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San Michele Mach Riserva del Fondatore Brut 2007
The institute was founded in 1874 when the regional Tyrolean Diet at Innsbruck elected to open an agrarian school together with an experiment station at San Michele for the revival of agriculture in Tyrol. The philosophy of the institute’s first director, Edmund Mach, has had an indelible influence on the direction of the institute and continues to be the drive behind its mission even today. Mach believed that a good wine must take into consideration several elements that cannot be separated from one another: the quality of the vineyard, the technical skill of the cellar and the character of the men who live this creation. This integrated approach is at the heart of the school’s curriculm and is a hallmark of all the native varietal wines produced here.
Today, under the guidance of renowned winemaker and professor, Enrico Paternoster, this integration of tradition and scientific knowledge has expanded to include how to protect the patrimony of this unique appellation, researching biological techniques that have a small environmental impact the on delicate balance of these lands. Paternoster oversees each vintage of the institute’s indigenous wines, which includes Pinot Grigio, Pinot Bianco, Müller Thurgau, Riesling, Nosiola, Lagrein and the unique Incrocio Manzoni.
Trentino, the southern half, is primarily Italian-speaking and largely responsible for the production of non-native, international grapes. There is a significant quantity of Chardonnay, Pinot Grigio and Merlot produced. But Trentino's native and most unique red variety, Teroldego, while still rare, is gaining popularity. It produces a deeply colored red wine rich in wild blackberry, herb, coffee and cocoa.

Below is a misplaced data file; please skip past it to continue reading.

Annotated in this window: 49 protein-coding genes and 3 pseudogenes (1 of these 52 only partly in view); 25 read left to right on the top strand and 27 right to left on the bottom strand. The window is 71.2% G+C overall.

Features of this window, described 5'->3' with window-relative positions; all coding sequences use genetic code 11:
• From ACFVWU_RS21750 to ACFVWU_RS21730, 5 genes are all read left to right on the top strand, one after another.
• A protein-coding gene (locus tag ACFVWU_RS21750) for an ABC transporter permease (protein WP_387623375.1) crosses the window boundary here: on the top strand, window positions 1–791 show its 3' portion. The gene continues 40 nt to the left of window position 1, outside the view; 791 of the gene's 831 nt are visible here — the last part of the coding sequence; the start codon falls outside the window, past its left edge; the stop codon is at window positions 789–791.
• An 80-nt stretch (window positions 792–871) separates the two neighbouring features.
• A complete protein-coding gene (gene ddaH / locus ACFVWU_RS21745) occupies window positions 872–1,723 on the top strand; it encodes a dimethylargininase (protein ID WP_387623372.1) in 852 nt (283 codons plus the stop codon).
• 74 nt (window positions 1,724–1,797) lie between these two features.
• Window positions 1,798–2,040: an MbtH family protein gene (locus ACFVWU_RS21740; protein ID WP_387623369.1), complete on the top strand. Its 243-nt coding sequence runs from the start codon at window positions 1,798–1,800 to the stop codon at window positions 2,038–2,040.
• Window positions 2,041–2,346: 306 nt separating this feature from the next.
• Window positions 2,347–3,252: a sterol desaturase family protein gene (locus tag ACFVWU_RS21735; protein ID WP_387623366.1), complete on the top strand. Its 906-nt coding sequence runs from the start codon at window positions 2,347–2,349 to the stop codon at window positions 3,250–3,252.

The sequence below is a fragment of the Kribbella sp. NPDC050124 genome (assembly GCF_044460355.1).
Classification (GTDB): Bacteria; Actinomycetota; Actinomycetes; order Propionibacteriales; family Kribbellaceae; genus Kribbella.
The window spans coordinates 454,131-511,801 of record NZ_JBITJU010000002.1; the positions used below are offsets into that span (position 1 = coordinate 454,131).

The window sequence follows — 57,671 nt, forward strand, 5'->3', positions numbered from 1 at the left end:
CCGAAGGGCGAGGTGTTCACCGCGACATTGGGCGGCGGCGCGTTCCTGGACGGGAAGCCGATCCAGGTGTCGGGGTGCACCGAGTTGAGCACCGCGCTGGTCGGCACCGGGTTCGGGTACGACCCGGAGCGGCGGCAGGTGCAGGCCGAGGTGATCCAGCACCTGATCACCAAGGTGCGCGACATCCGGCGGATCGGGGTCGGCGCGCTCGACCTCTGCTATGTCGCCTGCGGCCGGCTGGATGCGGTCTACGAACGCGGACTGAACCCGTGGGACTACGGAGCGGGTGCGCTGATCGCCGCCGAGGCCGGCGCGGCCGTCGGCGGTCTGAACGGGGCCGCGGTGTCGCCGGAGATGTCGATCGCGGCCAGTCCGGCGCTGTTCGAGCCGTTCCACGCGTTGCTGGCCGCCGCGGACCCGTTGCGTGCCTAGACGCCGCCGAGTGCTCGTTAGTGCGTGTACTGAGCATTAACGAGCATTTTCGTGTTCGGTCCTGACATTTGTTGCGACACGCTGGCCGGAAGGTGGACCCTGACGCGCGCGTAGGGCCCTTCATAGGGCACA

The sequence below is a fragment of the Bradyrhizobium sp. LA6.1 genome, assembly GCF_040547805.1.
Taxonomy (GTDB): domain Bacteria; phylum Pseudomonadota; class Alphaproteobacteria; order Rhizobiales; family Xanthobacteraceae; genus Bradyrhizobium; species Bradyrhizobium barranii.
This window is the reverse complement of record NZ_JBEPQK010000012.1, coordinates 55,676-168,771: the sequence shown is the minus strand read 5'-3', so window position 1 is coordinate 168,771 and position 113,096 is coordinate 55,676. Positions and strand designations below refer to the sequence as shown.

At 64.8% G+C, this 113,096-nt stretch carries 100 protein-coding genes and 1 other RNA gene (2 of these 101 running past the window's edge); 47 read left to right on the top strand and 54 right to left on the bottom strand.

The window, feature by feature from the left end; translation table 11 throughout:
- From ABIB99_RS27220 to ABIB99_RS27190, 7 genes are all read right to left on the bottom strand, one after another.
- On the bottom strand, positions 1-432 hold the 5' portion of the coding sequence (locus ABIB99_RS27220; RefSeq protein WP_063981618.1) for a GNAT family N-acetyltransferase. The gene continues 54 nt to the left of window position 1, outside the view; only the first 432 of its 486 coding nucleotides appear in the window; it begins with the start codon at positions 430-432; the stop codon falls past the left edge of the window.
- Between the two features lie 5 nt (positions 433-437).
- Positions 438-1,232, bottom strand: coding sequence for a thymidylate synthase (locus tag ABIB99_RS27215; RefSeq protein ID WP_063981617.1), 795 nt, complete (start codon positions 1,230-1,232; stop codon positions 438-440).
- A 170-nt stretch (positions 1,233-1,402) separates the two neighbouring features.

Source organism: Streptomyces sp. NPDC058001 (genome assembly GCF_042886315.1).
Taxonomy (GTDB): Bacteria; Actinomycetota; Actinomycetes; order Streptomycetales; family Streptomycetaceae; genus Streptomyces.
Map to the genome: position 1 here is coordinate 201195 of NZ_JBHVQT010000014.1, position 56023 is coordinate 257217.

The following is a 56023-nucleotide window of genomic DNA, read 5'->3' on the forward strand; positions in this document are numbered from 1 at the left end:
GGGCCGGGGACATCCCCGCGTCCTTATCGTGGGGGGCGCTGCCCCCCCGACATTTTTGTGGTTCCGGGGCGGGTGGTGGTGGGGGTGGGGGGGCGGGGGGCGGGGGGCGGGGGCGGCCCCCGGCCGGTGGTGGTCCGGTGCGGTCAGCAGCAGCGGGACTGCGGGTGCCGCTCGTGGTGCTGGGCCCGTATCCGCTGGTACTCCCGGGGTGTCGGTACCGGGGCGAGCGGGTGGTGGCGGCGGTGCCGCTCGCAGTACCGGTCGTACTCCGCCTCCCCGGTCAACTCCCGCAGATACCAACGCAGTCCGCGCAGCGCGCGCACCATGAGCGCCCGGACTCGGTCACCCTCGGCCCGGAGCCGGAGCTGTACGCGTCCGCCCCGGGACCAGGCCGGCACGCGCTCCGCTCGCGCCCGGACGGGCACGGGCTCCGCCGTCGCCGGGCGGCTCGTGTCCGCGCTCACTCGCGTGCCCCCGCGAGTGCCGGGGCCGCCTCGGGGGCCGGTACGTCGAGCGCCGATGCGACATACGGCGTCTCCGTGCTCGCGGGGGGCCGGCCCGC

The rugged terrain of German-speaking Alto Adige (also referred to as Südtirol) focuses on small-scale viticulture, with great value placed on local varieties—though international varieties have been widely planted since the 1800s. Sheltered by the Alps from harsh northerly winds, many of the best vineyards are at extreme altitude but on steep slopes to increase sunlight exposure.
The primary white grapes are Pinot grigio, Gewürztraminer, Chardonnay and Pinot blanc, as well as smaller plantings of Sauvignon blanc, Müller Thurgau. These tend to be bright and refreshing with crisp acidity and just the right amount of texture. Some of the highest quality Pinot grigio in Italy is made here.
Equal parts festive and food-friendly, sparkling wine is beloved for its lively bubbles and appealing aesthetics. Though it is often thought of as something to be reserved for celebrations, sparkling wine can be enjoyed on any occasion—and might just make the regular ones feel a bit more special. Sparkling wine is made throughout the world, but can only be called “Champagne” if it comes from the Champagne region of France. Other regions have their own specialties, like Prosecco in Italy and Cava in Spain. Sweet or dry, white or rosé (or even red!), lightly fizzy or fully sparkling, there is a style of bubbly wine to suit every palate.
The bubbles in sparkling wine are formed when the base wine undergoes a secondary fermentation, trapping carbon dioxide inside the bottle or fermentation vessel. Champagne, Cava and many other sparkling wines (particularly in the New World) are made using the “traditional method,” in which the second fermentation takes place inside the bottle. With this method, dead yeast cells remain in contact with the wine during bottle aging, giving it a creamy mouthful and toasty flavors. For Prosecco, the carbonation process occurs in a stainless steel tank to preserve the fresh fruity and floral aromas preferred for this style of wine.